Reuters — Canopy Growth Corp. said Thursday it will buy rival Supreme Cannabis for $323.3 million, as the world’s biggest cannabis producer bolsters its portfolio to tap surging demand.
Shares of Canopy, up 15 per cent this year, fell around 4.6 per cent to $36 after it announced the cash-and-stock deal for Supreme, which owns pot brands including 7Acres, Blissco and Sugarleaf. Shares of Toronto-based Supreme surged 50 per cent, to 40 cents.
The opening of more retail stores and a rise in weed use during the pandemic has brought back investor dollars for cannabis producers after years of underperformance. Hopes of U.S. reforms allowing cross-border commerce are also boosting investments in the sector.
Smiths Falls, Ont.-based Canopy will continue to push for a higher share of the Canadian market while it prepares for a U.S. entry, CEO David Klein told Reuters.
“We’re a Canadian company… we’re going to use Canada as that kind of solid home base for us to be able to then bring our capabilities and our brands into the U.S. market as it opens,” Klein said in an interview.
He also reiterated that the company is on track to turn profitable on an adjusted basis this year.
The Supreme deal makes Canopy the owner of four out of the top 10 cannabis brands in Canada, with an estimated 13.6 per cent of the total recreational market share in the country, the companies said.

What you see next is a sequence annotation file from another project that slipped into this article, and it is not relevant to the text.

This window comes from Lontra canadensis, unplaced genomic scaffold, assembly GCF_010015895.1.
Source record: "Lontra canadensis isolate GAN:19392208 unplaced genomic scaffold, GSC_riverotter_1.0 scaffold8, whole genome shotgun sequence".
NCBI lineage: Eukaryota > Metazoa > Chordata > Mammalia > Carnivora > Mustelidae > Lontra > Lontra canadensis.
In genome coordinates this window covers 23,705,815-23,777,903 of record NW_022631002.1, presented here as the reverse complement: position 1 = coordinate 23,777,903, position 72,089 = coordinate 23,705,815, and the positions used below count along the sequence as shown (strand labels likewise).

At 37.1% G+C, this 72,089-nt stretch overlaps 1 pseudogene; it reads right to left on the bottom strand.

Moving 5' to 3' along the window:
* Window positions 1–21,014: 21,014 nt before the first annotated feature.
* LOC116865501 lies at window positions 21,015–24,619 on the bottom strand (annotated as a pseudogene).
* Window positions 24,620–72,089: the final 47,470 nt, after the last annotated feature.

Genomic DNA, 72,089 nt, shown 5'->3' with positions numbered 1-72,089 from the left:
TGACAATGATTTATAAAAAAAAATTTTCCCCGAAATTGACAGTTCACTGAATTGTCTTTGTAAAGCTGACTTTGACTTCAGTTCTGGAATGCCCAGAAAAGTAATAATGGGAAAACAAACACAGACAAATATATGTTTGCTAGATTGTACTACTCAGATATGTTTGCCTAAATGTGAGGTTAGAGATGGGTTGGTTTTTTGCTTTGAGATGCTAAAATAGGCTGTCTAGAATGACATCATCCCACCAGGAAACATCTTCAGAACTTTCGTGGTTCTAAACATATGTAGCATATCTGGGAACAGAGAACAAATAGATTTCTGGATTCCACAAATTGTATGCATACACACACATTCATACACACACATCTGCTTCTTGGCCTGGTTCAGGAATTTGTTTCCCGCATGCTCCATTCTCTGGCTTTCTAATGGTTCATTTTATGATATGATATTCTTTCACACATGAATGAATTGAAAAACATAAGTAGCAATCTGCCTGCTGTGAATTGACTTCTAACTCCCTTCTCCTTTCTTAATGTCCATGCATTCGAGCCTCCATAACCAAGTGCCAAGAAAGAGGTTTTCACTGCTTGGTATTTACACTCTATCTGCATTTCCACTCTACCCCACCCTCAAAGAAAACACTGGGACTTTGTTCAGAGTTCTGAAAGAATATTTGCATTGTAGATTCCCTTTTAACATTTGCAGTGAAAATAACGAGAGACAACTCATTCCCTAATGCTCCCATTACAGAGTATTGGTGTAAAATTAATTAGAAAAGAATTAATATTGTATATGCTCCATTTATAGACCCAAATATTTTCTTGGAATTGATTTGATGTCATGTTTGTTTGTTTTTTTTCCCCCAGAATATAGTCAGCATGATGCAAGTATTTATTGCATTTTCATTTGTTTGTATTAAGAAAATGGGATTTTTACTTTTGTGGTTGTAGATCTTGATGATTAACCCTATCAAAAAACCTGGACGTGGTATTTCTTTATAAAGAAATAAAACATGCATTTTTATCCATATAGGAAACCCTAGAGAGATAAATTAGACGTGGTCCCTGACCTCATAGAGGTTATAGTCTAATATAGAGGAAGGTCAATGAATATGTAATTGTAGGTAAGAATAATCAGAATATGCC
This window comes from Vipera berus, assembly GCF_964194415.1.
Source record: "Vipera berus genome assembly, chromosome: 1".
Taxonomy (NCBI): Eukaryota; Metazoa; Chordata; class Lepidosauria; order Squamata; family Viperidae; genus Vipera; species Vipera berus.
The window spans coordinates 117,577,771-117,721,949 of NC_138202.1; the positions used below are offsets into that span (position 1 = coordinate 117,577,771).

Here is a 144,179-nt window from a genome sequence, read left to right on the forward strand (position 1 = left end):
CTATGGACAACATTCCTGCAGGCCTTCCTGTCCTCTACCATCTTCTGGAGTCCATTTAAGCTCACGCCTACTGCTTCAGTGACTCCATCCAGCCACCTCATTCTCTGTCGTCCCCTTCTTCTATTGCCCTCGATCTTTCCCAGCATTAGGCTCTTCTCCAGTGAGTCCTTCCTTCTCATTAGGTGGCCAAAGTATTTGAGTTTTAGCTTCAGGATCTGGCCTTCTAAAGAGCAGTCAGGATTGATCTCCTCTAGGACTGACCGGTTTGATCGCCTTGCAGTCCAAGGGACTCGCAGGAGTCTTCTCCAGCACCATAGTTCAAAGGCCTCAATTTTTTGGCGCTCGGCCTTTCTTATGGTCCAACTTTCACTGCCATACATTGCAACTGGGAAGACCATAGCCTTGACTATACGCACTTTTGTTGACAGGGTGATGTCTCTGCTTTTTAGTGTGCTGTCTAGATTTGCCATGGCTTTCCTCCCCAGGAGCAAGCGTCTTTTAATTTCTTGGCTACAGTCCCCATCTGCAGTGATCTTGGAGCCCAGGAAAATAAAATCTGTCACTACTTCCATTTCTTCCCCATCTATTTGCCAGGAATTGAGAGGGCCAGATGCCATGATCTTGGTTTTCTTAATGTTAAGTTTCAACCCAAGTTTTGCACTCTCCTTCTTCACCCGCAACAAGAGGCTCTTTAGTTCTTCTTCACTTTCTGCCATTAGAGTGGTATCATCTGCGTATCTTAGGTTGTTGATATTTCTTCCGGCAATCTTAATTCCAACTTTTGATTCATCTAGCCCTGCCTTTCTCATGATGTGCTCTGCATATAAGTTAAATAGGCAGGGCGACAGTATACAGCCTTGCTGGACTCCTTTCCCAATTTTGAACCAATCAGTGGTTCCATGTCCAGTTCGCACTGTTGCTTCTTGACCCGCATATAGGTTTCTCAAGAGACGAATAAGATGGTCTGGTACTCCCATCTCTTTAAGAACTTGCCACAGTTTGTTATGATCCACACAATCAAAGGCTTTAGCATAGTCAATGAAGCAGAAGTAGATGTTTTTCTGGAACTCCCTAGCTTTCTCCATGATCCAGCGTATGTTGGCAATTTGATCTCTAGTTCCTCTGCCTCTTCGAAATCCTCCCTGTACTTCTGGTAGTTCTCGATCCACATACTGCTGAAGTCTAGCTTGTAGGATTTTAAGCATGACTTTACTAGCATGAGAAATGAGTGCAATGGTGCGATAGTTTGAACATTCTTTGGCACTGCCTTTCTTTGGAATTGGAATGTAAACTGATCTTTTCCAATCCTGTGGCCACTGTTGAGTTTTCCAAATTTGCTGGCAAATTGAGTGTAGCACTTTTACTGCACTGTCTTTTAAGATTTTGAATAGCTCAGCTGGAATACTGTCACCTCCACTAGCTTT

The deal would give Canopy control of Supreme’s 440,000-square foot cannabis cultivation facility at Kincardine in western Ontario and a West Coast extraction and processing plant at Langley, B.C.
Under the deal’s terms, Supreme Cannabis shareholders will receive 0.01165872 of a Canopy common share and 0.01 cents in cash in exchange for each Supreme Cannabis share held.
Including debt, the deal is valued at $435 million. The two companies said they expect to close their deal by the end of June, pending the usual approvals such as from shareholders and regulators.
— Reporting for Reuters by Arunima Kumar and Shariq Khan in Bangalore. Includes files from Glacier FarmMedia Network staff.